Home of ChanRobles Virtual Law Library

 

Home of Chan Robles Virtual Law Library

www.chanrobles.com

G.R. No. 225054, July 17, 2017 - PEOPLE OF THE PHILIPPINES, Plaintiff-Appellee, v. AGAPITO DIMAALA Y ARELA, Accused-Appellant.

G.R. No. 225054, July 17, 2017 - PEOPLE OF THE PHILIPPINES, Plaintiff-Appellee, v. AGAPITO DIMAALA Y ARELA, Accused-Appellant.

PHILIPPINE SUPREME COURT DECISIONS

SPECIAL THIRD DIVISION

G.R. No. 225054, July 17, 2017

PEOPLE OF THE PHILIPPINES, Plaintiff-Appellee, v. AGAPITO DIMAALA Y ARELA, Accused-Appellant.

R E S O L U T I O N

PERLAS-BERNABE, J.:

In a Decision1 dated May 8, 2012, the Regional Trial Court of Calauag, Quezon (RTC) in Criminal Case No. 4994-C found accused-appellant Agapito Dimaala y Arela (accused-appellant) guilty beyond reasonable doubt of the crime of Murder, the dispositive portion of which reads:

WHEREFORE, premises considered, this court renders judgment finding AGAPITO DIMAALA y Arela GUILTY beyond reasonable doubt of the crime charged for the treacherous killing of Rodrigo Marasigan. Said accused is hereby sentenced to Reclusion Perpetua without eligibility for parole.

He is likewise ordered to pay the family of Rodrigo Marasigan the following:

PhP 75,000.00 as civil indemnity;
PhP 75,000.00 as moral damages;
PhP 36,000.00 as actual damages;
PhP 30,000.00 as exemplary damages; and
PhP 25,000.00 as temperate damages.

SO ORDERED.2

Accused-appellant appealed his conviction before the Court of Appeals (CA). In a Decision3 dated September 23, 2015 in CA-G.R. CR No. 05595, the CA affirmed the RTC's decision finding accused-appellant guilty of the crime charged but deleted the award of temperate damages.4

Aggrieved, accused-appellant filed a Notice of Appeal5 from the CA's Decision, but later on decided not to pursue his appeal. Thus, he filed a Motion to Withdraw Appeal with Prayer for Immediate Issuance of Entry of Judgment,6 which the Court granted in its Resolution7 dated September 21, 2016. Following the closure and termination of the case, the Court declared the finality of the aforesaid Resolution and issued an Entry of Judgment.8

Meanwhile, the Court received a Letter9 dated February 23, 2017 from the Bureau of Corrections informing it that accused-appellant had died on August 23, 2016 at the New Bilibid Prison Hospital, as evidenced by the Certificate of Death10 attached thereto.

In view of this development, the criminal action, as well as the civil action for the recovery of the civil liability ex delicto, is ipso facto extinguished.11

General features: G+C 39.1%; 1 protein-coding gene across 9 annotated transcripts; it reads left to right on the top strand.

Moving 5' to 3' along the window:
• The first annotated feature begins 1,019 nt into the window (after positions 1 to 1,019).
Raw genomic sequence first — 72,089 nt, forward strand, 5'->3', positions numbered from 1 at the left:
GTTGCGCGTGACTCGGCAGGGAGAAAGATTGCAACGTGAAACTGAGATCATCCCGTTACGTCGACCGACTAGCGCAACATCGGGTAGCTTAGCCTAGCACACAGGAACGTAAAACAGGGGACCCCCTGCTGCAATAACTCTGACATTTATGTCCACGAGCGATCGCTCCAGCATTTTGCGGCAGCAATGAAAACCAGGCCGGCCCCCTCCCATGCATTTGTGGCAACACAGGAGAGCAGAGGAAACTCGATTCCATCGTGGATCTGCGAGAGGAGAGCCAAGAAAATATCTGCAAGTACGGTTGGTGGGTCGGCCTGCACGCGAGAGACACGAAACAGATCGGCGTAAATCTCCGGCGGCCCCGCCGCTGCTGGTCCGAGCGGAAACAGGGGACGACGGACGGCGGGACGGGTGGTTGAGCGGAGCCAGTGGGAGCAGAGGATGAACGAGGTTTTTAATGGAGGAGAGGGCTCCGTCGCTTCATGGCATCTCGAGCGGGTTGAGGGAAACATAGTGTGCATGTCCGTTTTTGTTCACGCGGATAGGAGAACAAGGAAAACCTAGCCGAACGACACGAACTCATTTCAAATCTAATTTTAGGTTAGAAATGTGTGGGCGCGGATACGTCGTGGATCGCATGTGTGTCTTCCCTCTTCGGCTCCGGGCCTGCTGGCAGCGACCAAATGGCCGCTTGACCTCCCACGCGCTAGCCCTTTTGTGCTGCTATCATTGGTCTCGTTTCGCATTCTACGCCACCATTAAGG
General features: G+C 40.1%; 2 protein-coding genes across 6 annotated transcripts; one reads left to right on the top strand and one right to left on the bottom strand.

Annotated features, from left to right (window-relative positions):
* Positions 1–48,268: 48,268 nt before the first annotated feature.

It is settled that the death of accused-appellant prior to his final conviction by the Court renders dismissible the criminal case against him.12 Article 89 (1) of the Revised Penal Code provides that the criminal liability is totally extinguished by the death of the accused, to wit:

Article 89. How criminal liability is totally extinguished – Criminal liability is totally extinguished:

1. By the death of the convict, as to the personal penalties; and as to pecuniary penalties, liability therefor is extinguished only when the death of the offender occurs before final judgment;

x x x x

In People v. Culas,13 citing People v. Layag,14 the Court explained the effects of the death of an accused pending appeal on his liabilities, as follows:

1. Death of the accused pending appeal of his conviction extinguishes his criminal liability as well as the civil liability based solely thereon. As opined by Justice Regalado, in this regard, "the death of the accused prior to final judgment terminates his criminal liability and only the civil liability directly arising from and based solely on the offense committed, i.e., civil liability ex delicto in senso strictiore."

2. Corollarily, the claim for civil liability survives notwithstanding the death of the accused, if the same may also be predicated on a source of obligation other than delict. x x x.

x x x x

In this relation, the Court stresses that accused-appellant's civil liability based on sources other than the subject delict survives, and the victim may file a separate civil action against the estate of accused-appellant, as may be warranted by law and procedural rules.15

WHEREFORE, the Court resolves to: (a) DISMISS Crim. Case No. 4994-C before the Regional Trial Court of Calauag, Quezon by reason of the death of accused-appellant Agapito Dimaala y Arela; and (b) DECLARE the instant case CLOSED and TERMINATED. No costs.

SO ORDERED.

Velasco, Jr. (Chairperson), Peralta, Tijam, and Reyes, Jr., JJ., concur.

Endnotes:


1 Not attached to the rollo.

2Rollo, pp. 5-6.

3 Id. at 2-13. Penned by Associate Justice Ramon Paul L. Hernando with Associate Justices Jose C. Reyes, Jr. and Stephen C. Cruz concurring.

4 Id. at 12.

5 Id. at 14.

6 Dated July 28, 2016. Id. at 21-23.

7 Id. at 30-31. Signed by Division Clerk of Court Wilfredo V. Lapitan.

8 Id. at 36.

9 Id. at 43.

10 Id. at 44.

11 See People v. Layag, G.R. No. 214875, October 17, 2016.

12 See People v. Culas, G.R. No. 211166, June 5, 2017.

13 See id.

14 Supra note 12.

15 See id.
HomeJurisprudenceSupreme Court Decisions2004 : Philippine Supreme Court DecisionsNovember 2004 : Philippine Supreme Court DecisionsTop of Page